Home Politics Free Trade Breaks Down Pride, Revenge, Hatred, And Jealousy

Free Trade Breaks Down Pride, Revenge, Hatred, And Jealousy

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One of my favorite quotations is from paragraph 17 of a speech that the great Richard Cobden delivered in London on September 28, 1843. This speech marked a remarkable moment in the history of nations, a decisive break with the mercantilism of the past and a new era of peace and free trade among nations.

Free Trade!  What is it?  Why, breaking down the barriers that separate nations; those barriers, behind which nestle the feelings of pride, revenge, hatred, and jealousy, which every now and then burst their bounds, and deluge whole countries with blood; those feelings which nourish the poison of war and conquest, which assert that without conquest we can have no trade, which foster that lust for conquest and dominion which sends forth your warrior chiefs to scatter devastation through other lands, and then calls them back that they may be enthroned securely in your passions, but only to harass and oppress you at home.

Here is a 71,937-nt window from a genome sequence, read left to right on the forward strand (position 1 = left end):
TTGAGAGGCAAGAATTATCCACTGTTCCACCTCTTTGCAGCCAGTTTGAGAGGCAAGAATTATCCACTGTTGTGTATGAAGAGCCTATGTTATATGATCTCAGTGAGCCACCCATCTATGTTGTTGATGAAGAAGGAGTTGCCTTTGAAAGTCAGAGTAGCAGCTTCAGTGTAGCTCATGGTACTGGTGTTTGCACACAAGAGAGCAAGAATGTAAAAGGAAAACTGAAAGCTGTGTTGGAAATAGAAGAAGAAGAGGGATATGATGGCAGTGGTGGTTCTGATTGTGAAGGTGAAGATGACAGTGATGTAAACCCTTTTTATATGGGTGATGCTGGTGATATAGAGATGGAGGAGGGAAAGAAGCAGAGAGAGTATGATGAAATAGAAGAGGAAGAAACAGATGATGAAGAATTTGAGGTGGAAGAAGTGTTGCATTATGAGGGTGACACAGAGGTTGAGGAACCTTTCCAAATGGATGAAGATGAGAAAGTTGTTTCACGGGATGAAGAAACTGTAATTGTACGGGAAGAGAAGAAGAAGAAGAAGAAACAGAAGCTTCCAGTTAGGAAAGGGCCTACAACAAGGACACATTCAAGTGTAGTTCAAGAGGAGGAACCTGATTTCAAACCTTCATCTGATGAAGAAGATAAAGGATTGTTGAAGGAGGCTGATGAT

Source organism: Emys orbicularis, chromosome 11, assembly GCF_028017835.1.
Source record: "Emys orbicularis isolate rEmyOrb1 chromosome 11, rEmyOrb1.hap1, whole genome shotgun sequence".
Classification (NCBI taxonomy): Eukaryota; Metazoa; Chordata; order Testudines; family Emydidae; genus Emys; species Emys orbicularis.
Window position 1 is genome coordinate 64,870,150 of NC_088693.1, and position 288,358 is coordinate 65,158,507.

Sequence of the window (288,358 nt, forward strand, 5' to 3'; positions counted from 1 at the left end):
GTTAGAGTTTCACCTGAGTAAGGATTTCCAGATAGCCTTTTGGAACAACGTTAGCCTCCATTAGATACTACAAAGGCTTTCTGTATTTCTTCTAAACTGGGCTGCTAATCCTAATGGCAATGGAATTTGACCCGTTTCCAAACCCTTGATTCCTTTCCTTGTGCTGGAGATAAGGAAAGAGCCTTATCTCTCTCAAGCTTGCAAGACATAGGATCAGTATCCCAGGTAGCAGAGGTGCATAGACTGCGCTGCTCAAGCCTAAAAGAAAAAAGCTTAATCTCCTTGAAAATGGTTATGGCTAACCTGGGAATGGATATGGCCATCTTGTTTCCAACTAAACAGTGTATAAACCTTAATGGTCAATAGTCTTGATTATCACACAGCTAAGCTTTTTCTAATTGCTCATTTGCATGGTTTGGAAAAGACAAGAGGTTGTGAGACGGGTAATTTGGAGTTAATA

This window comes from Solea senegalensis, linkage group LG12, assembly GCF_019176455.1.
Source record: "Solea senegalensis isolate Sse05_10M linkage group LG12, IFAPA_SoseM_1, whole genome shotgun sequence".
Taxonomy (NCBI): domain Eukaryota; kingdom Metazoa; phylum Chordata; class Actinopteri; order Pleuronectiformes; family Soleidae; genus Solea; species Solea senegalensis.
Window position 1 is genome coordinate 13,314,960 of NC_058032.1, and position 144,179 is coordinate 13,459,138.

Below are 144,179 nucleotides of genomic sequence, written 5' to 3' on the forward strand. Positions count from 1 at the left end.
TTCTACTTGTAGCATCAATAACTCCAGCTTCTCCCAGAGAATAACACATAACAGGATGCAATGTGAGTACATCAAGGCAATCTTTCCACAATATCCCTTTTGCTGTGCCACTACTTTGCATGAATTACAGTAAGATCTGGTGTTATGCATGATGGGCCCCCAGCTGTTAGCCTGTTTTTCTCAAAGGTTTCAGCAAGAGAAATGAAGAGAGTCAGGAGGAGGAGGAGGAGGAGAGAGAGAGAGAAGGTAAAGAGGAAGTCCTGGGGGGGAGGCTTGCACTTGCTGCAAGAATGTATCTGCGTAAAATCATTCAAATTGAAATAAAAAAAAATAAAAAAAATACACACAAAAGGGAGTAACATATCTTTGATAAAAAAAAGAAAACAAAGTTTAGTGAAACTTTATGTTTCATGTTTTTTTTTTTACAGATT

Free Trade

Among my favorite of all the Christmas cards I’ve ever received are ones that were sent out every year back in the 1980s and early 1990s by the Institute for Humane Studies.  These cards read: “Peace and Free Trade.”  Few sentiments are as civilized and as vital as this one!  Free trade promotes peace, and peace in turn promotes trade.  Peace and trade are necessary for material prosperity, and material prosperity is necessary for full, rich, productive, and meaningful lives.

No glory or enrichment comes from war; no security or prosperity comes from protectionism. Quite the opposite.

Humanity is taking too long to learn these lessons.

A version of this post appeared on Cafe Hayek

Donald J. Boudreaux

Donald J. Boudreaux

Donald Boudreaux is a senior fellow with the F.A. Hayek Program for Advanced Study in Philosophy, Politics, and Economics at the Mercatus Center at George Mason University, a Mercatus Center Board Member, a professor of economics and former economics-department chair at George Mason University, and a former FEE president.

This article was originally published on FEE.org. Read the original article.

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